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More than 74 million people voted in November 2020 to keep Donald Trump as our president. More than 74 million people watched him perform for four years and decided that they wanted more of that.

More of what? For those outside of Trump reality, it seems his supporters want more lying, scamming, undermining of political institutions, denigrating the press and journalists, scapegoating immigrants and people of color, pushing subtle and not-so-subtle forms of racism and misogyny, inciting violence against the left, abandoning allies, subverting the Constitution, sidling up to dictators, propagating wild and unsubstantiated conspiracies, ignoring longstanding political norms, rewarding cronies and loyalists, permitting by indifference and inaction the deaths of tens of thousands of Americans from COVID-19 — a pandemic first derided as a hoax — and scaring fellow Republicans into following whatever lunacy Trump orders that day and every day.

Within the evidence-absent reality of Trumplandia, Trump’s supporters seem to want more chaos; more middle fingers aimed at elites; more excuses to take their long rifles into the streets; more entertainment at Trump’s rallies; more thumbs in the eye of the left and the biased, lying media; more draining of the swamp; more tough-guy rhetoric; more fighting of every sort and on every level; and more calling out of the Democrats who are seen to lie, cheat, steal, and push our nation toward socialism and Antifa-led rioting with the police defunded.

Then there remain the few who straddle, or try to, both realities. These are Republican voters who don’t much care for Trump’s antics, Tweets, and abusive language, but who want tax cuts, conservative judges, deregulation, and a bolstered military. For them, it just so happens that the Republican Party has nominated Trump. So he’s our guy, even if he is rude and at times clownish. He’s how we hold power, fulfill our agenda, and prevent Democrats from controlling governance.

The cost of this straddling is the confirmation of judges, and justices, some of whom have been deemed manifestly unfit by the American Bar Association; the passage of tax cuts that do little, if anything, for anyone but the ultra-rich and corporations dedicated to short-term gains for their stockholders; the removal of regulations that protect our water, air, and workers; and the increase of military spending that results in the acquisition of weapons that in some cases don’t’ work and in other cases that the Pentagon doesn’t want.

Trump is more than clownish, however. He is dangerous. His refusal to deal with our nationwide pandemic, his repeated claim that we’ve “turned the corner” on COVID-19, has contributed if not caused hundreds of thousands of deaths. Trump’s petulant refusal to acknowledge his loss and Joe Biden’s victory has led to a parade of frivolous and baseless lawsuits trying to overturn or discard votes that went for Biden. This parade has debilitated our democracy…permanently. As Richard Hasen wrote in The New York Times, the litigation has resulted in “the emergence of a voter-hostile jurisprudence in the federal courts.”

Who participates in this sort of jurisprudence? The very judges confirmed by Republicans in the Senate, some of whom, as said, have been judged unfit for their offices. That a few Trump-appointed judges have ruled in various states and at the appellate level against Trump’s suits positing voter fraud and election malfeasance says far more about the baselessness of Trump’s claims than about the judges’ judicial temperament. Indeed, these seemingly frivolous Trump lawsuits have established a precedent and, from Hasen again, “could give conservative courts an excuse to scuttle voter-protective rules enacted by state election boards.”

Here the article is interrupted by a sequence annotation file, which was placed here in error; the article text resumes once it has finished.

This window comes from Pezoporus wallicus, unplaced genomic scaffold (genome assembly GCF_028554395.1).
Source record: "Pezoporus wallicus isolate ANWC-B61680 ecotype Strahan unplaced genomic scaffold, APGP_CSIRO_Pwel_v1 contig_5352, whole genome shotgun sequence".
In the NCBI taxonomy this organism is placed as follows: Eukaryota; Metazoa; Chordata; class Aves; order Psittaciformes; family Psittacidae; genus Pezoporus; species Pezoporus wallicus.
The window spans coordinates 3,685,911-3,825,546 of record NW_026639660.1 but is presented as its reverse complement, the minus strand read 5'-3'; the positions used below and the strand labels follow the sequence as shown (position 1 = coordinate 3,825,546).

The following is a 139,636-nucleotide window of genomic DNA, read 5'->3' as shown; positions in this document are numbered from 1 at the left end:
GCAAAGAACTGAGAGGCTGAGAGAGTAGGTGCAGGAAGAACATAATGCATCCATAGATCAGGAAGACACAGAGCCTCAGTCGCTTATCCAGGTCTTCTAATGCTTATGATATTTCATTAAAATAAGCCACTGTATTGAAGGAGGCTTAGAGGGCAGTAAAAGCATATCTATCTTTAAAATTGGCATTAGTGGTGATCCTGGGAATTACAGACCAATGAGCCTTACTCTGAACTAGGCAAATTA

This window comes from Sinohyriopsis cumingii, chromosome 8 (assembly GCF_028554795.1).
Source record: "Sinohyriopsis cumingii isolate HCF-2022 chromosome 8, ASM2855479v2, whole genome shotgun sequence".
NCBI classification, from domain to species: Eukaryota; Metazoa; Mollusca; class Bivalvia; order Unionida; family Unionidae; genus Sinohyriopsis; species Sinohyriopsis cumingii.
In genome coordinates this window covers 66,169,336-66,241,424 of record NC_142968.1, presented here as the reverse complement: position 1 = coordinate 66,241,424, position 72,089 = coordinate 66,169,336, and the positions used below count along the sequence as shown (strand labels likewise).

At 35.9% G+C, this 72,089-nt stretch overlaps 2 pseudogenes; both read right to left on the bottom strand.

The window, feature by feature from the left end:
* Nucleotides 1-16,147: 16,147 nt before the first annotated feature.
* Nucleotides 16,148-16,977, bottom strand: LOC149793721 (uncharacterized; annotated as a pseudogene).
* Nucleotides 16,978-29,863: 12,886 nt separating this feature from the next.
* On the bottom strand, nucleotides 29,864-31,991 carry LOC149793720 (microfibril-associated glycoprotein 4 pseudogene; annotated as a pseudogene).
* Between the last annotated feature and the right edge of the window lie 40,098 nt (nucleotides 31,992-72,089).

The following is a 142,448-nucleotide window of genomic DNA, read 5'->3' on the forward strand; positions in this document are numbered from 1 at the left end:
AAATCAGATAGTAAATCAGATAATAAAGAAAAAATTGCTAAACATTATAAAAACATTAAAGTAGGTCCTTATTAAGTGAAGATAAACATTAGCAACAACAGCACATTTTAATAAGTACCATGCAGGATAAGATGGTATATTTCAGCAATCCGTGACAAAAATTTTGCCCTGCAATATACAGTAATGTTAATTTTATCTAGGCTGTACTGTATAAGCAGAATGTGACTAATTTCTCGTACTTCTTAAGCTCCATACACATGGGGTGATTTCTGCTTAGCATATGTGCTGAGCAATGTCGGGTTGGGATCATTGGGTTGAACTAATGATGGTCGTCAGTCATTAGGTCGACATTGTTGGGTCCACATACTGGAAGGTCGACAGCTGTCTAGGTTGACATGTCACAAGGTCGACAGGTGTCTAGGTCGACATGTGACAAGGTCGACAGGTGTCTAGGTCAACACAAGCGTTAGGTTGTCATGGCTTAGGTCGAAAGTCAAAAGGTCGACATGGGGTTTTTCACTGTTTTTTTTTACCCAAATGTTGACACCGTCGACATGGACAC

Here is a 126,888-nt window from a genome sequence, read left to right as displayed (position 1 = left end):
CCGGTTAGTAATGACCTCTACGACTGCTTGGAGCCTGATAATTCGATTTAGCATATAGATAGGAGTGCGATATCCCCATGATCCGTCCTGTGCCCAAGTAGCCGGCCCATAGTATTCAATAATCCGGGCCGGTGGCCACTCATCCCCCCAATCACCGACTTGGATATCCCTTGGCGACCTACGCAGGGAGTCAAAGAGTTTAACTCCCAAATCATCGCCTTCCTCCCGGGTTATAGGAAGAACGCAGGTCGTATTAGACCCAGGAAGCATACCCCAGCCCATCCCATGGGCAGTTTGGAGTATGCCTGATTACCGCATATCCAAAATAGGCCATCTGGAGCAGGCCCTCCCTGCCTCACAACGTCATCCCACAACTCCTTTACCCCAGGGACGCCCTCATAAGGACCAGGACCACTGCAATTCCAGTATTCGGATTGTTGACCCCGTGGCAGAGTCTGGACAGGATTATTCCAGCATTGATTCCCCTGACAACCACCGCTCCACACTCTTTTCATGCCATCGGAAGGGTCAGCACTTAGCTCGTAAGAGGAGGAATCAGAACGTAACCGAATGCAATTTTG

The leadership of the Republican Party, those elected or appointed to local, state, and federal offices and who hold positions of influence within the Party, have contributed to damaging our democracy by abetting Trump’s fanciful and dangerous attempts to overturn the election. Lindsey Graham, for one, worked to overturn the election results by trying to influence the Secretary of State of Georgia to throw out legitimate ballots to help Trump with that state. Meanwhile, only a handful (such as Trump’s hands) of Republicans in Congress has acknowledged that Biden is the President-Elect, while the rest of them suggest that Trump should continue contesting the election results in states where no evidence of fraud exists.

Of course, these Republicans cannot afford to offend Trump and anger his base. A 74 million-person base is a strong foundation for the Republican Party. That base right now is loyal to Trump in the extreme. Alienating that base by criticizing or crossing Trump will therefore result in lost elections. Republicans know that and play to the base.

Meanwhile, the Never-Trumpers and conservative intellectuals who abandoned the Republican Party when Trump became the nominee in 2016 now have nowhere to go. Their former party is wholly owned by Trump. The Party formerly led by George W. Bush, who himself acknowledged and congratulated Biden as the President-Elect, is kaput.

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Spanberger vs. Ocasio-Cortez

At the same time, the Democratic Party is broadcasting its own internal tensions between the progressive wing and the moderate-centrist wing. Moderate Abigail Spanberger garnered national attention when she warned the Democrats never to refer to socialism again, while progressive Alexandria Ocasio-Cortez proudly describes herself as a Democratic Socialist. I suspect this internal rift is serious and growing. Some progressive candidates claimed that the Democratic Senatorial Campaign Committee (DSCC) told vendors not to work with progressives if they wanted further DSCC business. Post-election, each faction blames the other for the down-ballot losses in November.

So where does this leave us as a country, as a democracy? It leaves us in trouble. Some time ago I wrote a piece describing our country as occupying two different realities. I do not think that is an exaggeration, as my introductory paragraphs in this piece demonstrate. In addition, consider these words from the letters editor of the Los Angeles Times, which on November 14th, gave over its pages to letters from Trump voters: “In my decade editing this page, there has never been a period when quarreling readers have seemed so implacably at odds with each other, as if they get their facts and values from different universes.” There is no “as if” here. Quarreling readers do get their “facts” and values from different universes, different worlds, different realities. Cable news, social-media and Internet algorithms send Trump voters down one set of rabbit holes and send Biden voters down another set.